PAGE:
[Mono-list] Functional-style lists for Mono

Jim Blandy jimb@redhat.com
10 May 2003 19:39:25 -0500

As far as I can see, the Mono class library doesn't include any sort
of collection that corresponds to the sorts of lists used in
functional languages like Lisp, ML, or Haskell.  There are some
aspects of these languages' lists that make it difficult to fit them
into the Mono type world, but I have an idea about how it could be
done, if one is willing to change the language a bit.

* What do I mean by a "functional list"?

Most functional languages have a standard list type where the
fundamental construction operations are:

- make an empty list (call this 'nil'), and
- given a new element E and an existing list L, produce a new list
  whose first element is E and whose subsequent elements are L (call
  this 'cons').

So applying 'cons' to 4 and 'nil' gives you a list of element, 4.

The important thing to notice here is that the 'cons' operation
doesn't change the tail list L you give it at all.  L still has its
original, unchanged value.  Rather, 'cons' just allocates a new list
node for the new element, whose 'next' points to L.

The fundamental destruction operators on lists are:

- Is this list empty or not?,
- What is the first element of this (non-empty) list?, and
- What is the tail (all but the first element) of this (non-empty)

Again, none of these operations change the list at all.

>From these basic operations, you build the more common functions to
index lists, concatenate lists, extracting sublists, and search lists
for elements.

* What makes that a functional list?

Well, nothing, really.  When I call it 'functional', the important
thing is that none of the basic operations involve side-effects: you
can do all your computation without changing a list.

But this isn't the only data structure that could have that property.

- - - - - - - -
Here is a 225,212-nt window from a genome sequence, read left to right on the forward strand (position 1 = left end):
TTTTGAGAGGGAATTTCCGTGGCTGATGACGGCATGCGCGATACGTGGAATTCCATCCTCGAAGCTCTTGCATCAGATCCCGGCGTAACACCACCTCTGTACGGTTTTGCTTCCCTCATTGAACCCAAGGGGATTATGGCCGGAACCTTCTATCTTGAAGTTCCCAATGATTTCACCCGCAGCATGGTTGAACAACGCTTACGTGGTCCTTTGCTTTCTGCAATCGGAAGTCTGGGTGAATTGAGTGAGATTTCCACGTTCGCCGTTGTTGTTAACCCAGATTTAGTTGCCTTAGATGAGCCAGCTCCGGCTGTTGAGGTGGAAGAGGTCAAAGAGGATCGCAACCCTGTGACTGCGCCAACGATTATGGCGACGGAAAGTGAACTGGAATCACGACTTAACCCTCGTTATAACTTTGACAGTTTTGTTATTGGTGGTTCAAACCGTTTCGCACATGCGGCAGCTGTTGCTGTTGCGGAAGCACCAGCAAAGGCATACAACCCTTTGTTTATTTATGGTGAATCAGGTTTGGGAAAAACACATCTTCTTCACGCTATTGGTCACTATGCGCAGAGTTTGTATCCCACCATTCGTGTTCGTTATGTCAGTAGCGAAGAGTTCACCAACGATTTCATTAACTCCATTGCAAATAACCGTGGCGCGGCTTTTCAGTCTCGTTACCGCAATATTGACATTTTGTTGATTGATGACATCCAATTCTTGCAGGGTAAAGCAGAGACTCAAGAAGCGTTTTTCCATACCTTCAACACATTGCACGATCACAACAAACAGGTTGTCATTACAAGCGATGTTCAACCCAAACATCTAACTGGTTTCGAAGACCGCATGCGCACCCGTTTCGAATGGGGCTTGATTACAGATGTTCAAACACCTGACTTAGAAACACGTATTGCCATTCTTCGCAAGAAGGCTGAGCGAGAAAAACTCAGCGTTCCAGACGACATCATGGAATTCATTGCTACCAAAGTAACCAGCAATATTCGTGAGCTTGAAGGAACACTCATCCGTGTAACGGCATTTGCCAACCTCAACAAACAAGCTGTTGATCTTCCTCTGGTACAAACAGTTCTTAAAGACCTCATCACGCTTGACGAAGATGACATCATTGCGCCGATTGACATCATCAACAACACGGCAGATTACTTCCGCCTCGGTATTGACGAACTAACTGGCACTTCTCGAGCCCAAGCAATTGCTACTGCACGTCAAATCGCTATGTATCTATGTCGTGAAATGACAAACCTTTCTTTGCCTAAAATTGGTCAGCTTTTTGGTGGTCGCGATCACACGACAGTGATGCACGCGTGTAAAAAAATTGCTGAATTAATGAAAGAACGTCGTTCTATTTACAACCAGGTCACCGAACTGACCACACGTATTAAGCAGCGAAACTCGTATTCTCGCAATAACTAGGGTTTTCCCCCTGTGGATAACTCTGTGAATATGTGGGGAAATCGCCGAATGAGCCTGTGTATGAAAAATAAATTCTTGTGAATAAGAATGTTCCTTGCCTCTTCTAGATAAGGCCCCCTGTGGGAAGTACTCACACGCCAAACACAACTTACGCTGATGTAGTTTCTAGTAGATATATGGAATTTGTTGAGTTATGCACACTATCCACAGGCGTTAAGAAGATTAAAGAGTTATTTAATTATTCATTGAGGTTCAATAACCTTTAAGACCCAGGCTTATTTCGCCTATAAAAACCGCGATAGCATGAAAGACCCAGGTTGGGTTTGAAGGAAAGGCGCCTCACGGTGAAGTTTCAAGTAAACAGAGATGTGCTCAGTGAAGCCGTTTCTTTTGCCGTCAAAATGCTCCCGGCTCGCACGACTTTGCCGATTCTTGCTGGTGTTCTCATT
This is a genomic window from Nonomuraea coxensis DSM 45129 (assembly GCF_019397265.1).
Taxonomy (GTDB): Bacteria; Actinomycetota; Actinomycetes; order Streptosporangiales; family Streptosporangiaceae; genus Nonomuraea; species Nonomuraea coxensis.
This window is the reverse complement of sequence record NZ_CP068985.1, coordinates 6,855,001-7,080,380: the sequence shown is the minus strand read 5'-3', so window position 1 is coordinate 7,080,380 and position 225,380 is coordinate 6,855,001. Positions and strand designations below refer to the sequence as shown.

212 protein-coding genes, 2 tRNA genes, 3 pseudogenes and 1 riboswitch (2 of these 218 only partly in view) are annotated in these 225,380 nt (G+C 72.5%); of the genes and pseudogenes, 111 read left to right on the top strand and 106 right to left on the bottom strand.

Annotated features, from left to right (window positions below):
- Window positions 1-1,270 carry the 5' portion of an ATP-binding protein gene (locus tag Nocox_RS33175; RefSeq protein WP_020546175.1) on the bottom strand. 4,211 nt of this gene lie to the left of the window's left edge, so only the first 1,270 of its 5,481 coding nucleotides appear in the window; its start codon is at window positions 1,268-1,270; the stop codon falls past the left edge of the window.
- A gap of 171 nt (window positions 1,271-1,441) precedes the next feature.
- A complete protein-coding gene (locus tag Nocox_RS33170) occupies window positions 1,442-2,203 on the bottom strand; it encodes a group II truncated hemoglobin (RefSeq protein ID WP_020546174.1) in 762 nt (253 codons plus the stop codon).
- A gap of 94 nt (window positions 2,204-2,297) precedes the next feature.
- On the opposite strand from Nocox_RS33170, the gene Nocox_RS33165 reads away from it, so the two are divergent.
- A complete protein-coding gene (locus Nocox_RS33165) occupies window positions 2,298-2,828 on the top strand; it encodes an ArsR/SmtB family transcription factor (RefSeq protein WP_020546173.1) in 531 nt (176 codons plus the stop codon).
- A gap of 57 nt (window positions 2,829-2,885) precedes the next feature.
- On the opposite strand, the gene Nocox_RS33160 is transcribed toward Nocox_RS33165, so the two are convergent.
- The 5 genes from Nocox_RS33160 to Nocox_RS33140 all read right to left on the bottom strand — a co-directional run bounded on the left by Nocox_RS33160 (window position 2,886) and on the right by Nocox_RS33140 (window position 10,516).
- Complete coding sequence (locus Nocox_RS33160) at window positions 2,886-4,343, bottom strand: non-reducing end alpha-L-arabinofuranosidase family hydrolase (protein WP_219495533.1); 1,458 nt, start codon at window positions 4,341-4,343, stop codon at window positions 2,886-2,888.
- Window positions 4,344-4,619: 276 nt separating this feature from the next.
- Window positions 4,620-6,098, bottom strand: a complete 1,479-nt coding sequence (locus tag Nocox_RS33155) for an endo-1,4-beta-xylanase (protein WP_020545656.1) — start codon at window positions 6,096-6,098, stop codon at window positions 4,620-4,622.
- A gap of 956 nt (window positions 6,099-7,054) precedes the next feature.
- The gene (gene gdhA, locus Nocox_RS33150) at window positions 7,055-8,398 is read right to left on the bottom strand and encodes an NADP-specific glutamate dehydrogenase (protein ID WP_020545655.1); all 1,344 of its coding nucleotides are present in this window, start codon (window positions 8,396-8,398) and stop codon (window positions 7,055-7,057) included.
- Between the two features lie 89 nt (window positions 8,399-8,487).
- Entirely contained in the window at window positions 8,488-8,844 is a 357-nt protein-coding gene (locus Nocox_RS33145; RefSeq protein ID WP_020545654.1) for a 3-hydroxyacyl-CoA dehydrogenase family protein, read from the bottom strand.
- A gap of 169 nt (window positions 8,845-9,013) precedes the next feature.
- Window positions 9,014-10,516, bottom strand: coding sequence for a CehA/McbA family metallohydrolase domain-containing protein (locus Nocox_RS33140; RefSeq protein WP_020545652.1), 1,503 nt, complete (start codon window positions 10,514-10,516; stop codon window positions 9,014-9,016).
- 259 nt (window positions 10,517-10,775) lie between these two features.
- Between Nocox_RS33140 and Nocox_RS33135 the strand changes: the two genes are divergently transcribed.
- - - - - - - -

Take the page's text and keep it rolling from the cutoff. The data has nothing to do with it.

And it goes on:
It's not hard to invent a set of functions for working with arrays
that involves no side effects: for example, your fundamental
operations could be "create a singleton array", "append two arrays",
"what is this array's length?" and "what is the n'th element of this
array?".  No side-effects there.  Of course, building an array from
these operations is at best O(n log n), and O(n^2) if you do it in the
simplest way, but, whatever.

And even this functional list data structure could support side
effects.  Haskell doesn't let you mutate anything; but ML (sort of)
lets you change a list node's element, if you make it a list of refs;
and Lisp will let you change both the car (head) and the cdr (tail) of
a list node.

What's important, though, is that this is a traditional data structure
for functional languages.  Just about every functional language, pure
or otherwise, provides something like this.  The functional style is
full of idioms for working with this kind of list.

* Why is it hard to use functional lists in Mono?

There's nothing stopping you from saying:

    class List {
      object elt;
      List tail;  // null is end of list

That's basically what you get in functional languages.  (Tagged
pointers are an implementation detail; the operations can be
implemented just fine.)

But if a type doesn't implement the IList interface, then I don't
think it should be called a true Mono list.  And the above type can't
implement IList.

The IList 'Add' operation adds an element to the list by mutation; in
particular, if L is the empty list, then 'L.Add (4)' should change L
into a singleton list, whose element is 4.  But the representation of
the empty list is 'null' --- there's no way to 'Add' something to
null.  null has no fields that could be changed.